Driving Through Time: The Digital Blue Ridge Parkway
Natasha Smith and Anne Mitchell Whisnant
We invite you to take a virtual trip through the history of this beautiful 469-mile “elongated park.” Conceived during the depths of the Great Depression as part of Franklin D. Roosevelt’s New Deal and completed in 1987, the Parkway continues to evolve through its ever-changing relationships with surrounding communities, landowners, and the public. The park winds its way through 17 North Carolina and 12 Virginia counties, numerous communities, and countless different southern Appalachian landscapes. Its economic, social, and psychic impact on the region has been profound. Read a brief history of the Parkway here.
Richard White, Stanford University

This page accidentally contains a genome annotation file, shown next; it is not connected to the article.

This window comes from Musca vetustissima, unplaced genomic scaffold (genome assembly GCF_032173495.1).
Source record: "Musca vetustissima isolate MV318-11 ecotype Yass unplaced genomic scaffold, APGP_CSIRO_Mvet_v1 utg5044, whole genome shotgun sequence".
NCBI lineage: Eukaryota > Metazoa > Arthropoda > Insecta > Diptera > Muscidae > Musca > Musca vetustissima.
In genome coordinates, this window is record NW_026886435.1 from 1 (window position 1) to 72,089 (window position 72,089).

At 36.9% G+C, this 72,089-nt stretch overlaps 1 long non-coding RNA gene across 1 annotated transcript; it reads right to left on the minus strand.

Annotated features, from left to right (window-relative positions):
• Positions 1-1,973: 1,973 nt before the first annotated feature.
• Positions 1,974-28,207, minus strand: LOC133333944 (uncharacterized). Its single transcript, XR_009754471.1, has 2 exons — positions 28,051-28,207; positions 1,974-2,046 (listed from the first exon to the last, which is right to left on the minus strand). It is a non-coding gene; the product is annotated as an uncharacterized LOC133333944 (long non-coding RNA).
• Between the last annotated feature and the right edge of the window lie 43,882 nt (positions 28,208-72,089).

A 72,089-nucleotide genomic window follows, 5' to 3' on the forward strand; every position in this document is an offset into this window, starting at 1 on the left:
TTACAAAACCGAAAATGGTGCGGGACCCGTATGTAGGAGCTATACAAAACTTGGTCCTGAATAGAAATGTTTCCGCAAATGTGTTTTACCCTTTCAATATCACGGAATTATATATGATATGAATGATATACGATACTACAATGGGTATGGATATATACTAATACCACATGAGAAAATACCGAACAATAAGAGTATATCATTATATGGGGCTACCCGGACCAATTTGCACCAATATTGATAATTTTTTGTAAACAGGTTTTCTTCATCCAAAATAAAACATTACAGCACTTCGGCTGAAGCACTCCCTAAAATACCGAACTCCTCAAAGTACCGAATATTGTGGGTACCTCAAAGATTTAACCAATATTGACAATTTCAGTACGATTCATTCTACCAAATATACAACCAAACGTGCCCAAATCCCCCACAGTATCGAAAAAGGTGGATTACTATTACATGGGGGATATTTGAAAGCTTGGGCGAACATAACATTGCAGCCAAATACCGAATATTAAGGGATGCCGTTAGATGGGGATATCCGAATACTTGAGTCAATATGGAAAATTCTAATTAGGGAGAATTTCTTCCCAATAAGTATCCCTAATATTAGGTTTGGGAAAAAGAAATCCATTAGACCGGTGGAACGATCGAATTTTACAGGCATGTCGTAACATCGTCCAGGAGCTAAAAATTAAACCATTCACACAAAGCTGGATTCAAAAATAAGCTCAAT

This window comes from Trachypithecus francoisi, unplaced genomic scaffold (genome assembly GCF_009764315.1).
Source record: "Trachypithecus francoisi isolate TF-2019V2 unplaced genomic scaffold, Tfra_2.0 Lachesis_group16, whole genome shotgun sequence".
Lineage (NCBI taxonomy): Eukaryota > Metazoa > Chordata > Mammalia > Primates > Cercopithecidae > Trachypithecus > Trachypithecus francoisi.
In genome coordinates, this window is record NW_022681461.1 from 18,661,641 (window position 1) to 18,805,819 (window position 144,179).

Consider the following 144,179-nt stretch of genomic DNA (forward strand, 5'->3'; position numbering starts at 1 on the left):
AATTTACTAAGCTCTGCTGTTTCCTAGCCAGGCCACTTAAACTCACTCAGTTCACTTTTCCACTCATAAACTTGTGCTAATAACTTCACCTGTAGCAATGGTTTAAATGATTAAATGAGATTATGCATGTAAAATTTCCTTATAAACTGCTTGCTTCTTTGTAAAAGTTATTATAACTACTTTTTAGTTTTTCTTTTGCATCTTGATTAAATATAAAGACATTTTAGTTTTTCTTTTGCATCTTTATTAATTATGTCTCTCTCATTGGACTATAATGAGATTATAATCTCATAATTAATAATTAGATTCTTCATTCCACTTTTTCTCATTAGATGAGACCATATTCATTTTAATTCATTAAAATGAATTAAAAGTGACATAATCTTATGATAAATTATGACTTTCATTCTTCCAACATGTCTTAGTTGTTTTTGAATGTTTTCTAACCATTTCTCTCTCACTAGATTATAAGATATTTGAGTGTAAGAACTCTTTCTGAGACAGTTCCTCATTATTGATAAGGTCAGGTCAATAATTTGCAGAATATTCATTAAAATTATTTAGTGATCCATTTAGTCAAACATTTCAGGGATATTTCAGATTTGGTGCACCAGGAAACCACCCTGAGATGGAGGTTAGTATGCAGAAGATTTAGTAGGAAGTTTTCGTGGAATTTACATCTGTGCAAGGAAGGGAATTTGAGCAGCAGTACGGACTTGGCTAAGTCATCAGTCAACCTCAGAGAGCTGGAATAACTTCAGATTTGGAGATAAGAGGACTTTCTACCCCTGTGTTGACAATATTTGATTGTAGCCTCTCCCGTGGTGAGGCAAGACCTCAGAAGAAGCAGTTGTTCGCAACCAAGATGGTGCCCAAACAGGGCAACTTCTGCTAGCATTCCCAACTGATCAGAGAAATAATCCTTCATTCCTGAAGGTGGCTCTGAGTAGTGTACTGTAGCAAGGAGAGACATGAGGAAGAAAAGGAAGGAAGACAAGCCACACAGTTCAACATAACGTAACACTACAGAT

Books have historically been constrained by the limitations of print medium, and even digital books are usually just electronic replicas of bound volumes. In response to these challenges, the Stanford University Spatial History Project has teamed up with Stanford Academic Technology Specialists in the Jasper Group and developers at Portland, Oregon-based Open Sourcery, to create an interactive medium for readers to access and explore Railroaded‘s collection of over 2,000 footnotes, links to sources, visualizations, and downloadable supporting data files. This dynamic format offers readers a new way to access, consider, and manipulate the volume’s material, while also allowing White and his team to continue to annotate footnote discourse and develop visualizations as analyses and insights evolve.
The Negro Travelers’ Green Book
University of South Carolina Libraries